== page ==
Blizzard

PrintPrintEmailEmail

Going got a little worse, more snow, larger drifts, and by this time we were a lot more tired. Here it was 3:30 P.M., the same day we left the dairy, and we had ten miles yet to go. Because I was getting awful tired and nervous, the right and left driving got to me. Dad said, “Go left,” I went right, and off in the ditch we went, in snow four or five feet deep. In no time the car was covered over with snow. Here we sat, like in a dungeon, being buried deeper by the minute.

 

By this time it was about four o’clock, and all hopes of getting home were lost. So there we sat in the car, not knowing exactly where we were, the engine dead, and knowing that staying there meant freezing to death. So my dad, being an old-timer and raised in the north country, said, “Brother, did you see the big corner post back there, a quarter of a mile, on the right side of the road?” I told Dad I believed I had. That corner post was the end of a fence for us to follow, and facing a blinding storm made us wonder just where we were and just how far we had gone for sure since we sighted the corner post; but we knew the country and almost every post in the country, and a big one was a landmark. There was no timber in this country, nothing but bald flatland stretching for miles and miles, only the stars at night and wind by day to guide you. Now, as we both knew, the wind never changes directions once a man-killing storm strikes. The wind that had caused us so much hell for almost two days all at once became our guiding light, for now that fierce wind might help us to find our way. If only we could muster enough strength to endure the cold.

Words could never tell the punishment that car took. It sure must have been a good one.

The big corner post made all the decisions for us. We walked for about fifteen minutes arm in arm, for unless we had our arms linked together, we could not see each other most of the time. We knew getting separated meant only one thing, lost and dead, and when one of us fell down, we would stop right there and get our bearings again before going on. We could not see much over two to four feet. We knew we had to get somewhere pretty soon.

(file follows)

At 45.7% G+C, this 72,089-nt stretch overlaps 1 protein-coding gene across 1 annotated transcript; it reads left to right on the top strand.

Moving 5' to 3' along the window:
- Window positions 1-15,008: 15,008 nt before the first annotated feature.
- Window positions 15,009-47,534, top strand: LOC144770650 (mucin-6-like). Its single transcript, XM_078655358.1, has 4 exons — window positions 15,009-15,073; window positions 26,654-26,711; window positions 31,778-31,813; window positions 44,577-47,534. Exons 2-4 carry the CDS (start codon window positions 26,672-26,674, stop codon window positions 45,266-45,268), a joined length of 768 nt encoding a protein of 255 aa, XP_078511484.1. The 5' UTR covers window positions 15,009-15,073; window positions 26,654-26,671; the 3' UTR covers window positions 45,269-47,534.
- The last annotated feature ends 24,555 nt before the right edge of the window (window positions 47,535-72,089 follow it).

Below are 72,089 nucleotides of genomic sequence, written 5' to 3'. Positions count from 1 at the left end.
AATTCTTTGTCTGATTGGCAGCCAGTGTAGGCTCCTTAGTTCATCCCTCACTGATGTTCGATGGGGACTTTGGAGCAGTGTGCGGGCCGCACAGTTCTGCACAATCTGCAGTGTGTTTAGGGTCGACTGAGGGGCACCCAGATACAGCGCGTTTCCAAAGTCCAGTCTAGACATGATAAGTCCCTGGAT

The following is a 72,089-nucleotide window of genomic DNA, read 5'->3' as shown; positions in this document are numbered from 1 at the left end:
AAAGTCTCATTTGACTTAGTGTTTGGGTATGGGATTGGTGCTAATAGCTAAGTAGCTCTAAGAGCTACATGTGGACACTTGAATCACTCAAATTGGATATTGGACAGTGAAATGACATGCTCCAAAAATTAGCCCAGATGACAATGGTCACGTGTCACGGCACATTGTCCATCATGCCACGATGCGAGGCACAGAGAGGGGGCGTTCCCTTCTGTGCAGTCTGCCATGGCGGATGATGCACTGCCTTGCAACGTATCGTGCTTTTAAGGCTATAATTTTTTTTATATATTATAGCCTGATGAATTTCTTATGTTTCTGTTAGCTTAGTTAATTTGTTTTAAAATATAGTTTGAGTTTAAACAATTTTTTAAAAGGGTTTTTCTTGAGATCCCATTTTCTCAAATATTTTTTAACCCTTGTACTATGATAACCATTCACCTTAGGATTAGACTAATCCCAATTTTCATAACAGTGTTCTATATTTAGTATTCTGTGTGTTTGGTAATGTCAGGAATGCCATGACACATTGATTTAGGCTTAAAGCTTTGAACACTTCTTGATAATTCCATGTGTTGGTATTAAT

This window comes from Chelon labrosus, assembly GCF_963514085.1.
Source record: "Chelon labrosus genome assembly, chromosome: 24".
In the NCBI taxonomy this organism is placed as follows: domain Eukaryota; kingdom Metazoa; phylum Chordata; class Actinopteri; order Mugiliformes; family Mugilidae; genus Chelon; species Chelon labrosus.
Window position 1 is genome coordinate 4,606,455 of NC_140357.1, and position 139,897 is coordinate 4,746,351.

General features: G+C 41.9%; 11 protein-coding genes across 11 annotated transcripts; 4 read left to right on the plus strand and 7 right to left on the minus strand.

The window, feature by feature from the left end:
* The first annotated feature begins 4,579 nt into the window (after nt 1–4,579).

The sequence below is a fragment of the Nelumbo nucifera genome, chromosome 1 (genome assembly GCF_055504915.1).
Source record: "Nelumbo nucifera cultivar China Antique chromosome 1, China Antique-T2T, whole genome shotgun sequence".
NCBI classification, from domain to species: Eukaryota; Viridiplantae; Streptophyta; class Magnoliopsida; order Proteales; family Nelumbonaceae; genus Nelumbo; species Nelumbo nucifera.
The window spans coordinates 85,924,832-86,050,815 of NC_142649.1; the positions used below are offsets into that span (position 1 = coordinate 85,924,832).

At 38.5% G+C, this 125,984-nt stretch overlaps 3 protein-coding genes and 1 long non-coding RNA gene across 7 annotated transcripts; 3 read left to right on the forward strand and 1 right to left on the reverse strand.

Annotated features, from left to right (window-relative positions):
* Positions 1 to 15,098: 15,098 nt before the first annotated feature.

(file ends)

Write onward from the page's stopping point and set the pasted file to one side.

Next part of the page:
Now we were pretty sure that corner post was a northwest corner of Andy Reinert’s ranch and that his small frame house was about a half mile east of it. We talked about how to stay alive by breathing in through our nose and out the mouth, so as not to freeze our lungs. We also talked about keeping our blood stirred up by swinging our arms and bending over and back again, so as not to let our blood start freezing in our veins. By now the snow had driven into our clothes, making exercise a strenuous task. Our masks were frozen stiff, for our breath would freeze and make solid ice over most of our face. We would walk east or sideways to the wind for about a hundred yards, then stop, stand still, unlock arms, and swing our arms so as to get our blood going again.

Then we’d turn south with the wind to our back. That way we would be going straight south again, and by doing that, we would not miss the fence that went east from that corner post. As planned, we ran right into it. Russian thistles, or tumbleweed, some as large as a washing machine, grow in the summer, and when frost comes they break loose from the ground and the wind starts them to rolling across the prairie. If a fence happens to be in their path, it stops them, making high piles, so when snow comes blowing, they fill with snow, and you have a very high drift. So here we were behind a big pile that had built up on the fence, and snow had drifted about six feet high, so the fence was hard to follow. Thank God most of the drifts were on the south side of the fence and we were trying to go east on the north side!

 

But there was one catch to it. How were we going to know when we got to Andy’s ranch? We kept tapping the fence every five or six feet or so. We knew he had a gate in that fence that led to his house, but if for some reason the gate was closed, we could walk right by and not know it, so we had to keep watch and keep tapping the fence to make sure this did not happen. It was still twenty-five to thirty degrees below zero, and the wind had not let up yet, about seventy to seventy-five miles per hour. Icicles four to six inches long hung down from our mouths.

As we continued east, tapping the fence, Dad jerked my arm and stopped. He leaned over and shouted, “No fence!” So we figured we had reached the barbed-wire gate that was open and that led to Andy’s shack, but leaving that fence meant losing our security and giving us a feeling of being lost if luck did not come our way. We knew if we missed that shack by twenty feet, we could go on and on.

So now, what next? We knew that Andy’s shack was about a hundred yards or so south of that gate, so we locked arms again and went south. I could not see my dad most of the time. We walked south and felt ourselves climbing up a steep grade. We knew the ground was level, so we kept on climbing higher and higher, and all at once we both fell, about twelve feet. The snow had drifted around the shack and left about three feet all around the house, and that is where we found ourselves.